Clingman recently played Alf in the national tour of “Peter and the Starcatcher.” Leaming has performed Shakespeare, Shaw and a one-man-show “This Wonderful Life” around the country. Keberline recently appeared in “American Beauty Shop” at Chicago Dramatists and Willis
Chicago stage credits include “Ragtime” with Light Opera Works and “The Jackie Wilson Story” with Black Ensemble Theatre.

The creative team includes regional and award-winning designers including scenic designer Jack Magaw (“Outside Mullingar,” “Sunday in the Park with George”); lighting designer Emil Boulos (“The Hollow,” “And Then There Were None,” “Lend Me a Tenor”); costume designer Kärin Simonson Kopischke (“Chicago,” “Outside Mullingar,” “Sunday in the Park with George,”); sound designer Chris Kriz (“Lend Me A Tenor” “) and properties designer Pauline Olesky.

“Alabama Story” is sponsored by Main Street Market.

Peninsula Players is a member of Actors’ Equity Association, the union of professional actors and stage managers as well a member of the United Scenic Artists.

Peninsula Players has been entertaining audiences with performances since July 25, 1935 when the theater opened behind the Bonnie Brook Motel in Fish Creek with Noel Coward’s “Hay Fever.” The company was founded by a brother and sister team, Caroline and Richard Fisher, who dreamt of an artistic utopia in the north woods where actors, designers and technicians could focus on their craft while being surrounded by nature in a contemplative setting. Peninsula Players moved to the theater’s present location along the shores of Green Bay in 1937.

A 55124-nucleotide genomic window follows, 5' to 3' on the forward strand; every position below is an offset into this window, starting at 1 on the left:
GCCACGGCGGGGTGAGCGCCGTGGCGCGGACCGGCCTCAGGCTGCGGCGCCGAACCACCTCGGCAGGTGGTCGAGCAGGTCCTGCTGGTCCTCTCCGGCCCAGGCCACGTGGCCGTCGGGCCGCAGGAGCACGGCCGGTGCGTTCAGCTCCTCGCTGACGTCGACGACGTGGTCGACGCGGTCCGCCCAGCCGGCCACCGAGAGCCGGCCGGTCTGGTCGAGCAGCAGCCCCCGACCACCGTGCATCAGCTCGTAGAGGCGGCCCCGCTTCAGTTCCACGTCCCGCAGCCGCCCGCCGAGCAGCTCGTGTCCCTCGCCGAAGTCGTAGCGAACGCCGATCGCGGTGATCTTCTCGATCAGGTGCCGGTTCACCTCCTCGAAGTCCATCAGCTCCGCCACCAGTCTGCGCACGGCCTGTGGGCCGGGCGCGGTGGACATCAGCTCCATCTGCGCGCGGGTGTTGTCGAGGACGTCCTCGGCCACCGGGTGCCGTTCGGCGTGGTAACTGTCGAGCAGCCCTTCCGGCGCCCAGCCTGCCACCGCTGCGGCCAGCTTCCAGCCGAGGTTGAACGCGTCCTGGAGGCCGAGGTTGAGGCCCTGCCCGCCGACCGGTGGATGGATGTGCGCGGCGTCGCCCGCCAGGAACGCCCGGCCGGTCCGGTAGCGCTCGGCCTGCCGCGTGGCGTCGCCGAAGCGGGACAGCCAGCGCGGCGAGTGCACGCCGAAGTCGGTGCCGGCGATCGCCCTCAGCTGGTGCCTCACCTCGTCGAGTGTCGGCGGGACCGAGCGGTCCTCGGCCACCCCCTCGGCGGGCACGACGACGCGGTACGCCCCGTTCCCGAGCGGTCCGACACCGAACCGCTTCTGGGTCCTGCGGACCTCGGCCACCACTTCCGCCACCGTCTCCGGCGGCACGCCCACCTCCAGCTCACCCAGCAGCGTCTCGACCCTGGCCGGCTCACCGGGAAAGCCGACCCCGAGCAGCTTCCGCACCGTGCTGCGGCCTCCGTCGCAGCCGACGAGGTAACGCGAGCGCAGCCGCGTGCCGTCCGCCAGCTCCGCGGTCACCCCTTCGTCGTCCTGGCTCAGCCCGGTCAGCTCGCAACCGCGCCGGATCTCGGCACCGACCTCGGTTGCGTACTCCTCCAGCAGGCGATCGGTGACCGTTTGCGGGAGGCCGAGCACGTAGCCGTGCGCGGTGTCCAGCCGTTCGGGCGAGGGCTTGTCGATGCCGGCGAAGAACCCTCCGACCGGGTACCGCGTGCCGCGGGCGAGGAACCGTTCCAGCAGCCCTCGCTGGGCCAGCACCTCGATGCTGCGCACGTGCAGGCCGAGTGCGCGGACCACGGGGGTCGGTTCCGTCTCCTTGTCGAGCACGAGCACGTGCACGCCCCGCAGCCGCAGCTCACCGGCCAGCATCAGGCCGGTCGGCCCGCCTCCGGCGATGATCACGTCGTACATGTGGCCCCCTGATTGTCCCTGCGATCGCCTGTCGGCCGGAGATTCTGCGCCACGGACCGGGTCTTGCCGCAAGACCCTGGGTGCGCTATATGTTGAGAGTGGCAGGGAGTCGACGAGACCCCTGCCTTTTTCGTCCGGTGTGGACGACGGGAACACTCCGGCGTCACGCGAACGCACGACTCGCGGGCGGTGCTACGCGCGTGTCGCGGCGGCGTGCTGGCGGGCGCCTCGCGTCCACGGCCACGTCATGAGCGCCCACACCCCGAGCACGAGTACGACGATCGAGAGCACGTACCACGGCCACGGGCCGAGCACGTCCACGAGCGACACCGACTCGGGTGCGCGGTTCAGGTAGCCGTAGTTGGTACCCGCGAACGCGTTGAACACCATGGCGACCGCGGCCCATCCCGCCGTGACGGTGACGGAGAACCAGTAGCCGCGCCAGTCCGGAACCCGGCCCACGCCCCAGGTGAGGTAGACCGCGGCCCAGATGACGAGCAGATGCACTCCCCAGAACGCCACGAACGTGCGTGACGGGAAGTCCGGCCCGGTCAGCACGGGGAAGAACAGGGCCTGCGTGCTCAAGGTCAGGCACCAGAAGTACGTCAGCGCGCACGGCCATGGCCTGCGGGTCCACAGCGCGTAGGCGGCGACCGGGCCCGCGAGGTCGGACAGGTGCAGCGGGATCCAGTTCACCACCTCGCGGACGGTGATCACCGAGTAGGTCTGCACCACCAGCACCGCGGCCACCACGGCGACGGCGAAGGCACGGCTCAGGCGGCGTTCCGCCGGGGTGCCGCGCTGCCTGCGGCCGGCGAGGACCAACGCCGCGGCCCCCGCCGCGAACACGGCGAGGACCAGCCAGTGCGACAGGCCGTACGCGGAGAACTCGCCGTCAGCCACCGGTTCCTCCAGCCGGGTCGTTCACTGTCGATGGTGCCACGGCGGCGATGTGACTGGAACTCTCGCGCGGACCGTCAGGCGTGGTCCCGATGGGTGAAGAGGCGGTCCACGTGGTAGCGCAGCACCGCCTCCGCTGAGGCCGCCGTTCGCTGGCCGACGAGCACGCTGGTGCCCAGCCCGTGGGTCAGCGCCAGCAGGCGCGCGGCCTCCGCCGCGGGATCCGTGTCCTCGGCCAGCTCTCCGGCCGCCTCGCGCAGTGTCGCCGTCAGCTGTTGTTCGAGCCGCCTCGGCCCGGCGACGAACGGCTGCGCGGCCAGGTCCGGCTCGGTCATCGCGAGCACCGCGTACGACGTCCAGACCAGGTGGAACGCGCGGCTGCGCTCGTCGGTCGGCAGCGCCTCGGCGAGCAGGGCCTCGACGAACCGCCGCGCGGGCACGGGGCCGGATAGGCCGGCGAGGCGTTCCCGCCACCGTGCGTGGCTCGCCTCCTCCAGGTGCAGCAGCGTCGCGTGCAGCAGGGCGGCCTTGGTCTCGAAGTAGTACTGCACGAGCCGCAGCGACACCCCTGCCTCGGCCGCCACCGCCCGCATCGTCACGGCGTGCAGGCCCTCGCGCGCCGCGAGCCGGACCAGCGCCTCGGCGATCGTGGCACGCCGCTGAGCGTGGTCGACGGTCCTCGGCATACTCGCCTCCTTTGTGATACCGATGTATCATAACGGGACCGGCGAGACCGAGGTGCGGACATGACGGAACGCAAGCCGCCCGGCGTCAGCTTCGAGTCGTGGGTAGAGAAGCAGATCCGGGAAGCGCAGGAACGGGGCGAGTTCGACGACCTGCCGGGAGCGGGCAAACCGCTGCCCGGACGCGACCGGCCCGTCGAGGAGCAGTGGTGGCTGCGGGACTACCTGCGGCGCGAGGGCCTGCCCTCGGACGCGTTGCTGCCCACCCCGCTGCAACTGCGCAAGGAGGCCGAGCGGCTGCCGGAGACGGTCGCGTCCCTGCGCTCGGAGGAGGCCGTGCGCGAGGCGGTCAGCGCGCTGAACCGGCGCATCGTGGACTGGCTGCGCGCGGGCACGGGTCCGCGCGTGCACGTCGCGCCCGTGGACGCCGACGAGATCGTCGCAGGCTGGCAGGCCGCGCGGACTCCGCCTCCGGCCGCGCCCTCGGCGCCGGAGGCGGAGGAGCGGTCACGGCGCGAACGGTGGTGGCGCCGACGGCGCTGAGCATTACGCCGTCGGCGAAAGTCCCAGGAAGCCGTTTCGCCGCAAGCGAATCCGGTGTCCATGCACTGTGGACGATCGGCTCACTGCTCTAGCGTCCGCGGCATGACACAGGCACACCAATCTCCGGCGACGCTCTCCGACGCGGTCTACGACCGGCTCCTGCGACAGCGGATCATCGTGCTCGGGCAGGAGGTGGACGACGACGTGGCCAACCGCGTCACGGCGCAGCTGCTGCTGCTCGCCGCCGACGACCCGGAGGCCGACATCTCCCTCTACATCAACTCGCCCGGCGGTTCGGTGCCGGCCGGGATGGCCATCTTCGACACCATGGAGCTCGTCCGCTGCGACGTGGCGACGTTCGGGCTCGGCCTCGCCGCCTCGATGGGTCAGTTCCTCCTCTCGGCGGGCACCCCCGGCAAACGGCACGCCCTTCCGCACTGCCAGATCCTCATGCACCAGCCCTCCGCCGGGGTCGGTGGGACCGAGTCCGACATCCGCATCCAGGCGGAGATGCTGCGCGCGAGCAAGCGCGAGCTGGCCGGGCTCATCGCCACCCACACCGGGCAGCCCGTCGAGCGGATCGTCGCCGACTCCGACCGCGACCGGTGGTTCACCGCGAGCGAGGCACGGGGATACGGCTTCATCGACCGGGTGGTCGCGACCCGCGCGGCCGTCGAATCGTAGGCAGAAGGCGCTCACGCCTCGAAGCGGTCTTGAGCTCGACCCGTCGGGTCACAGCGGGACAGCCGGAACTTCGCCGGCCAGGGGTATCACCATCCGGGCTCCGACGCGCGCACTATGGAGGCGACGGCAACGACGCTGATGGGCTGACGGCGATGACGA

Prior to performances, patrons picnic and relax on the grounds while watching the setting sun over the waters of Green Bay from the cedar-lined shore and enjoy the ambience of the Beer Garden and other gardens.

The Fisher’s dream lives on. Professional actors, directors and designers work side-by-side with college interns, live on the Players 16-acre campus and bring audiences a variety of works including Broadway-quality dramas, mysteries, comedies and musicals.

Kenneth Jones’ “Alabama Story” performs Tuesday through Saturdays at 8 p.m. and Sundays at 7:30 p.m.; except Sunday, September 4 at 4 p.m. Individual ticket prices range from $37 to $43 with discounts for groups of 15 or more. There are no performances on Mondays. A pre-show seminar will be held Wednesday, August 24, with Door Library Director Becca Berger as she discusses the history of censorship and banned books. A post-show discussion with the cast and creative team will be held Friday, August 19. For more information or to reserve tickets phone the Peninsula Players Box Office at (920) 868-3287 or visit its website at www.peninsulaplayers.com.